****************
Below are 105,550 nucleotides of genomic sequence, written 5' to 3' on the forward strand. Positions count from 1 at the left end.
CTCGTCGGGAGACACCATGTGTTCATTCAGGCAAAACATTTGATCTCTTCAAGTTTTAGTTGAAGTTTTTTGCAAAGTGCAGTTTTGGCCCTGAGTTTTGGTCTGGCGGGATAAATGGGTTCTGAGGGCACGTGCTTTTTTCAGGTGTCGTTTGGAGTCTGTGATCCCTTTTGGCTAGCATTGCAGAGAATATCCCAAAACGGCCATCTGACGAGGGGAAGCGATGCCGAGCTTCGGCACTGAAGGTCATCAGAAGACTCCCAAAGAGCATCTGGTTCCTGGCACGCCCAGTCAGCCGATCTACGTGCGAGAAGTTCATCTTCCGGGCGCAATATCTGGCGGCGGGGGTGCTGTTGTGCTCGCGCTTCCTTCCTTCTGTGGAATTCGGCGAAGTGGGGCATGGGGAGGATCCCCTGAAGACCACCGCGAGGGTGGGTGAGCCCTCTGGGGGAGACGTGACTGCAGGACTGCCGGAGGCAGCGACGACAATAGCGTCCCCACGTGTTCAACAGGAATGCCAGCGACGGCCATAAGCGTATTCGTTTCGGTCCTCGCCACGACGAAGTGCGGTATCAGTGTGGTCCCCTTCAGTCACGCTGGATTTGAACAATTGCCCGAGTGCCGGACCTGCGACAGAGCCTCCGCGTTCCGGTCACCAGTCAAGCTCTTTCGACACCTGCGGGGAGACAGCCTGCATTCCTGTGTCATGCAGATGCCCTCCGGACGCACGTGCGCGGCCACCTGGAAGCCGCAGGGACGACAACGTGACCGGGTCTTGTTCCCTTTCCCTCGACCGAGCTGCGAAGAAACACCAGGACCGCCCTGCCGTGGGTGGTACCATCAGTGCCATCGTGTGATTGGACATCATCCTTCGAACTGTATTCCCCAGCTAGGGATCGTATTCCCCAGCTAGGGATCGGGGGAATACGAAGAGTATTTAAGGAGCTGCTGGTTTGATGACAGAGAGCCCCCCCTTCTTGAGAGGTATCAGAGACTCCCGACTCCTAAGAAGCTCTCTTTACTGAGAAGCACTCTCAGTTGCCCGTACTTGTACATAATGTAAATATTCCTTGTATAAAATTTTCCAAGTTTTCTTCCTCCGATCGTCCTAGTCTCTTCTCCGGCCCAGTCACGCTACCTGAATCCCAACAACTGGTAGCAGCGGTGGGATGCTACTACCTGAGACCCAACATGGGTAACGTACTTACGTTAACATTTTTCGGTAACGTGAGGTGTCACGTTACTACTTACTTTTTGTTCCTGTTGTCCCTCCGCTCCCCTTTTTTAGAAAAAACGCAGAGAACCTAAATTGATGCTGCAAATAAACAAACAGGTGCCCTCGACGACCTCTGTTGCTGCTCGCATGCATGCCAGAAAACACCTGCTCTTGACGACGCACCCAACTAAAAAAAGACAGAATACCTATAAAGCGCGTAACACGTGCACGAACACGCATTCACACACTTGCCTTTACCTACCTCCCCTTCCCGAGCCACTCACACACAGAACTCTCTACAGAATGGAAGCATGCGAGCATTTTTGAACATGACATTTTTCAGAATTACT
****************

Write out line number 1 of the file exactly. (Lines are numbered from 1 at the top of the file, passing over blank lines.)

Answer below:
Below are 105,550 nucleotides of genomic sequence, written 5' to 3' on the forward strand. Positions count from 1 at the left end.